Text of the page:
three-and-half-stars
Bookmarks Issue: 
19-Nov-Dec-2005
user_rating: 
0

A-LastResortThe death of elderly Spaniard Rafael Molinet’s mother leaves him friendless and penniless. He plots his demise—why kill himself in his shabby London home when he can go out in style at a luxurious Moroccan resort? Once at the world-class spa, he meets colorful, high-society characters, including Marquis de Cuevas and the recently widowed Mercedes Algorta, whose philandering husband choked to death on an almond. Suicide can wait. Molinet finds the rumors about Mercedes’s husband’s mysterious death all too fascinating—and all too familiar.
Random House. 320 pages. $23.95. ISBN: 0375508864

Orlando Sentinel 4 of 5 Stars
"Often compared to Agatha Christie, Posadas writes satirically about genteel murder among the rich and idle in this clever, funny book. . . , Written with a saucy, light hand, The Last Resort is remarkable not for its depth but for its exquisite superficiality." Cristina Elias

NY Times Book Review 3.5 of 5 Stars
"Posadas divides her narrative . . . among too many storytellers for my taste. But whenever Molinet is recounting the vicious cat-and-mouse games played at L’Hirondelle d’Or (‘a hotel that has a way of anesthetizing its guests’), the story drips with venomous wit." Marilyn Stasio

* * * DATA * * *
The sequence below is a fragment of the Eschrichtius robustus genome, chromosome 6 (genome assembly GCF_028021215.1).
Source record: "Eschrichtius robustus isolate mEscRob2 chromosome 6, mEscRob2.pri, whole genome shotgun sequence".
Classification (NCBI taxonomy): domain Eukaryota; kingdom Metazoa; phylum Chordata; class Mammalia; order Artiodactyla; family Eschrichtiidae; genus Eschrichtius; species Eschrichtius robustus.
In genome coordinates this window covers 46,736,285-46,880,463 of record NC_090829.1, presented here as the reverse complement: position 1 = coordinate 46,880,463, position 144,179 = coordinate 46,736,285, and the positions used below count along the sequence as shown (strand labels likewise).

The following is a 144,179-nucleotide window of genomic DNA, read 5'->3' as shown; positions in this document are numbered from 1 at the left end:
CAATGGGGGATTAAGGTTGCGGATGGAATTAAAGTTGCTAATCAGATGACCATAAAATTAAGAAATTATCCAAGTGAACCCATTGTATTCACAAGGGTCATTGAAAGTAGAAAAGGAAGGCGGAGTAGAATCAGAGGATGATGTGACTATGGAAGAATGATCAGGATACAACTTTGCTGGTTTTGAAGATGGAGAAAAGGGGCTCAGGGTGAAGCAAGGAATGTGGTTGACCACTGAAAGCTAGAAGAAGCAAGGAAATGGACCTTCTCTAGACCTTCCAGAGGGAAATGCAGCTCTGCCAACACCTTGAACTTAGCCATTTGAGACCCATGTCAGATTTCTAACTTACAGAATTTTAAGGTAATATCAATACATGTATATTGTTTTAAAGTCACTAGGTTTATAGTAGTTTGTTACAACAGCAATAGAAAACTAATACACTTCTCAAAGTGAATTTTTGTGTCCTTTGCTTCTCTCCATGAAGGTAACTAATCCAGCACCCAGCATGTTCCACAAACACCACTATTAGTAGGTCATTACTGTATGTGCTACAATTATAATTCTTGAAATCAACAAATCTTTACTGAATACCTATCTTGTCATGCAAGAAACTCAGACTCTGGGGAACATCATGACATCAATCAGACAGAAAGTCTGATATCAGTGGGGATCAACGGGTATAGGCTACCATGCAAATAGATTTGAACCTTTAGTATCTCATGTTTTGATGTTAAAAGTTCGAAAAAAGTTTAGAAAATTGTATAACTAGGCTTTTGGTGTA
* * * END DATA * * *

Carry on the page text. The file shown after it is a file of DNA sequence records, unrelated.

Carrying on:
Miami Herald 2.5 of 5 Stars
"Rafael Molinet Rojas, an elderly Spaniard, compares a Madrid philanderer’s recent death by choking . . . to his own father’s death in a domestic fall more than half a century earlier. . . . Although The Last Resort has moments of sophisticated amusement, neither Molinet nor his crime-solving methods are strong enough to hold a reader’s interest for long." Dennis Drabelle

Critical Summary

The Spanish Planeta Prize-winning author of Little Indiscretions has returned with a highly comic satire on a high-class murder. Yes, even the rich have their vendettas. Critics compare The Last Resort to Agatha Christie’s whodunits, but Posadas adds in generous doses of commentary on etiquette, high society, and gossip (which, by the way, can kill). Don’t look for deep emotions or expert problem-solving skills here; instead, Spaniards masquerade as Germans, Moroccans finagle business opportunities, and everybody enjoys a good dry martini. Most important, as gossip buzzes and narrators switch stories, readers will learn "How to Wipe a Bloodstain from a Table Covering"—and other etiquette tips.